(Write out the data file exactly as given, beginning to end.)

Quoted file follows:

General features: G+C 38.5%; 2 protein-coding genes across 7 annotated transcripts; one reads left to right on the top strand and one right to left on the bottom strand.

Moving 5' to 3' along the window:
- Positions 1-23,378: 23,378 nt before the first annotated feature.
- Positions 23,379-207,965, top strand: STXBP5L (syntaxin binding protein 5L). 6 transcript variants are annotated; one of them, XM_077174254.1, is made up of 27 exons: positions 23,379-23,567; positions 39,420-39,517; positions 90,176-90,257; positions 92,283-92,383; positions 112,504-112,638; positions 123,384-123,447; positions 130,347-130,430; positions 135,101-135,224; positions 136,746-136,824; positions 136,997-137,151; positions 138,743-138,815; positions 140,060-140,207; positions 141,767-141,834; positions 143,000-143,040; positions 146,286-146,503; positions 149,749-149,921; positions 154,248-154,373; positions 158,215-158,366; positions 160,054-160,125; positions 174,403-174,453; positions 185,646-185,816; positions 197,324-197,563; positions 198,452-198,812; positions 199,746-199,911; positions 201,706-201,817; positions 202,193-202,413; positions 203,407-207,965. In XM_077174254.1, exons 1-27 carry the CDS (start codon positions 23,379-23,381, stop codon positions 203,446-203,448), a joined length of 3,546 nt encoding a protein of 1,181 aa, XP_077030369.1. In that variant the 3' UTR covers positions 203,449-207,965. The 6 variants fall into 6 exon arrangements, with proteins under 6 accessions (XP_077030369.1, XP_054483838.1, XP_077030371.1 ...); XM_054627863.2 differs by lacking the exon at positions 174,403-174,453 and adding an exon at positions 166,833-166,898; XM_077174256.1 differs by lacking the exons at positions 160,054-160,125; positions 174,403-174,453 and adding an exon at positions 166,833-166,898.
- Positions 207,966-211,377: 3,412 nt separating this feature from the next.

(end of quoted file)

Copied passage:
General features: G+C 38.5%; 2 protein-coding genes across 7 annotated transcripts; one reads left to right on the top strand and one right to left on the bottom strand.

Moving 5' to 3' along the window:
- Positions 1-23,378: 23,378 nt before the first annotated feature.
- Positions 23,379-207,965, top strand: STXBP5L (syntaxin binding protein 5L). 6 transcript variants are annotated; one of them, XM_077174254.1, is made up of 27 exons: positions 23,379-23,567; positions 39,420-39,517; positions 90,176-90,257; positions 92,283-92,383; positions 112,504-112,638; positions 123,384-123,447; positions 130,347-130,430; positions 135,101-135,224; positions 136,746-136,824; positions 136,997-137,151; positions 138,743-138,815; positions 140,060-140,207; positions 141,767-141,834; positions 143,000-143,040; positions 146,286-146,503; positions 149,749-149,921; positions 154,248-154,373; positions 158,215-158,366; positions 160,054-160,125; positions 174,403-174,453; positions 185,646-185,816; positions 197,324-197,563; positions 198,452-198,812; positions 199,746-199,911; positions 201,706-201,817; positions 202,193-202,413; positions 203,407-207,965. In XM_077174254.1, exons 1-27 carry the CDS (start codon positions 23,379-23,381, stop codon positions 203,446-203,448), a joined length of 3,546 nt encoding a protein of 1,181 aa, XP_077030369.1. In that variant the 3' UTR covers positions 203,449-207,965. The 6 variants fall into 6 exon arrangements, with proteins under 6 accessions (XP_077030369.1, XP_054483838.1, XP_077030371.1 ...); XM_054627863.2 differs by lacking the exon at positions 174,403-174,453 and adding an exon at positions 166,833-166,898; XM_077174256.1 differs by lacking the exons at positions 160,054-160,125; positions 174,403-174,453 and adding an exon at positions 166,833-166,898.
- Positions 207,966-211,377: 3,412 nt separating this feature from the next.